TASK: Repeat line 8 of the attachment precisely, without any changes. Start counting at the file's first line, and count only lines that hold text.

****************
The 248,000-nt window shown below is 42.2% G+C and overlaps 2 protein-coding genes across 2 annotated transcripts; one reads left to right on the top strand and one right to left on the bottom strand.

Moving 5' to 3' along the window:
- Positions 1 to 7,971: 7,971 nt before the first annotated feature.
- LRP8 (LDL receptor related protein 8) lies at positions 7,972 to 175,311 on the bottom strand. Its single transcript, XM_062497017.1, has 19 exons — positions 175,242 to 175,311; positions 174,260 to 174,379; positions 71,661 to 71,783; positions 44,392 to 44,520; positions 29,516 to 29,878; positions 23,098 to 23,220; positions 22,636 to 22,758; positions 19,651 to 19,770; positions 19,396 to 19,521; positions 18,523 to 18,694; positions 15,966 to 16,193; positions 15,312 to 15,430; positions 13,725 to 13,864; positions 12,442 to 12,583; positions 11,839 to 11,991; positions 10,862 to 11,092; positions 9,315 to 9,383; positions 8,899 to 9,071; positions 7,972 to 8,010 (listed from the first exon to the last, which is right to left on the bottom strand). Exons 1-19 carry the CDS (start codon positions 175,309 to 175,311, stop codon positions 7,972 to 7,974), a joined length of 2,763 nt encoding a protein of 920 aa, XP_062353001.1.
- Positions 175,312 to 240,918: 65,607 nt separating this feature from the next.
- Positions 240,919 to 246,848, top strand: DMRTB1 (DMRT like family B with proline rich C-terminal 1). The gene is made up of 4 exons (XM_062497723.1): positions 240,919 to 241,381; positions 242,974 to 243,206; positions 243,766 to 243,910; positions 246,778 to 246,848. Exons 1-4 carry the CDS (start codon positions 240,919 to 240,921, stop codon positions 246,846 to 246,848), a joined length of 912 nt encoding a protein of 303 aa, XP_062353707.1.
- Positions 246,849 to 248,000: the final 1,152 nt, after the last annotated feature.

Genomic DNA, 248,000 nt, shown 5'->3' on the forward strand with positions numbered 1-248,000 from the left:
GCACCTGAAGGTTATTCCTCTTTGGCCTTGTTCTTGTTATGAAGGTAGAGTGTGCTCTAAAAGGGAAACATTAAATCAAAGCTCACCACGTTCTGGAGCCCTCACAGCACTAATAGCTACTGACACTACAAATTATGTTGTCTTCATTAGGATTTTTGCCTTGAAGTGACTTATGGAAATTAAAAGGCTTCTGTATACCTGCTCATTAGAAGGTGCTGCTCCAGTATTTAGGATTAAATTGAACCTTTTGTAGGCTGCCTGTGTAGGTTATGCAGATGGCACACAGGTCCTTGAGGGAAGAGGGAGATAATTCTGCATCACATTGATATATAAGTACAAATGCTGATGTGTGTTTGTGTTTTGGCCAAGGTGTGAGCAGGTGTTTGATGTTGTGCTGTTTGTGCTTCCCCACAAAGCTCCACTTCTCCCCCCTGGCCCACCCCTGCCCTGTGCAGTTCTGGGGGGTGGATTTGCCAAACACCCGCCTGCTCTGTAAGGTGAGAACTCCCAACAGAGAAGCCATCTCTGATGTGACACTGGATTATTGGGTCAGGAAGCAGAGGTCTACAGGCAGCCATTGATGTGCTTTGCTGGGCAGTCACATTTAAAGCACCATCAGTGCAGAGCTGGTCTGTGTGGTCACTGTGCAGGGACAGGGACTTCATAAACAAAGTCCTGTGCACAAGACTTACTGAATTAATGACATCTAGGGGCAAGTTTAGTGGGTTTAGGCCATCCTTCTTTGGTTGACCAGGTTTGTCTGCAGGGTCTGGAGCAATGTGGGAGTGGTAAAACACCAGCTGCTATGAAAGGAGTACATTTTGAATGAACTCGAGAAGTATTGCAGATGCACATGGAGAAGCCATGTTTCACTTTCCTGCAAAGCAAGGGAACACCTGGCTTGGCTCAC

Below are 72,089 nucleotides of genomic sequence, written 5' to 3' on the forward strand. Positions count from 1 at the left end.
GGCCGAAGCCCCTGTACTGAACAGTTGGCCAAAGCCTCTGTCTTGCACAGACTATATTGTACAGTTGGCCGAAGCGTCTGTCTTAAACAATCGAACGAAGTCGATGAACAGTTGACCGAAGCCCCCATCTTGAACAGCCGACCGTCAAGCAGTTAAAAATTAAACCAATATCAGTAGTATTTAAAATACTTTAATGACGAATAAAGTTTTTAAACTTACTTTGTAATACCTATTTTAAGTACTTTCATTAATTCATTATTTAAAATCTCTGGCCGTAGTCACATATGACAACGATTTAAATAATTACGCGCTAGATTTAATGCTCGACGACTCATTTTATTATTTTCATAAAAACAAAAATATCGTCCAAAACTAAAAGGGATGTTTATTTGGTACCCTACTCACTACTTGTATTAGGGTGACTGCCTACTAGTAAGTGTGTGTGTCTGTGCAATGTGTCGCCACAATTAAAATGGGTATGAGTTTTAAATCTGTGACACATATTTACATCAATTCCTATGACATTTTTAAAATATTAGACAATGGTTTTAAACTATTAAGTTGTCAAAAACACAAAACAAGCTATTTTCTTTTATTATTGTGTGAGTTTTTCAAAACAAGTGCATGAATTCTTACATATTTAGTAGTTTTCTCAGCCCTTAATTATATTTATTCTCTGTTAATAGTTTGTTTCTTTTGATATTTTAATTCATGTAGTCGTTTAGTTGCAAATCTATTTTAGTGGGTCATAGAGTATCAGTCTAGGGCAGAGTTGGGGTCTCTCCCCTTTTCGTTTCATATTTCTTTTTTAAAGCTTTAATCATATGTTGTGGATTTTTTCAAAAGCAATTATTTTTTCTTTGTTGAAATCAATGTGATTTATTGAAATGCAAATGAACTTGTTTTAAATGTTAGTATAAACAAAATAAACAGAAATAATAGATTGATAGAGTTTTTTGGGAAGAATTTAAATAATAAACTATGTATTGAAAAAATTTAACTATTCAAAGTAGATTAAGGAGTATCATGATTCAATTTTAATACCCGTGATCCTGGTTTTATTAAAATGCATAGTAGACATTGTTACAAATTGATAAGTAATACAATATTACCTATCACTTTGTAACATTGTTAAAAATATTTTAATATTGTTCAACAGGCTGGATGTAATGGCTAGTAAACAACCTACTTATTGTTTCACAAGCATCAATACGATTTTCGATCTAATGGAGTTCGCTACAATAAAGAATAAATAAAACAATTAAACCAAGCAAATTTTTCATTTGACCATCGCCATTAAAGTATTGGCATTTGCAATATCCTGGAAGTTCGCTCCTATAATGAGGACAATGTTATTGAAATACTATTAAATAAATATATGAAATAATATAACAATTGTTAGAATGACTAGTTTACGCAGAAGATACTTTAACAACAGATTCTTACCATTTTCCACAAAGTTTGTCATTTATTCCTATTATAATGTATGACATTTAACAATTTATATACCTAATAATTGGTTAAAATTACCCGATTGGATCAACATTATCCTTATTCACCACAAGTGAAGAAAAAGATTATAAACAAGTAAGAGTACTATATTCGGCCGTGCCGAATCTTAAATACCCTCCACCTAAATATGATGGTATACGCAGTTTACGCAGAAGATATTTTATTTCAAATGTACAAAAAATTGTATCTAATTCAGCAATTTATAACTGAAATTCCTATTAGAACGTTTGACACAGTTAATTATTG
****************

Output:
Genomic DNA, 248,000 nt, shown 5'->3' on the forward strand with positions numbered 1-248,000 from the left: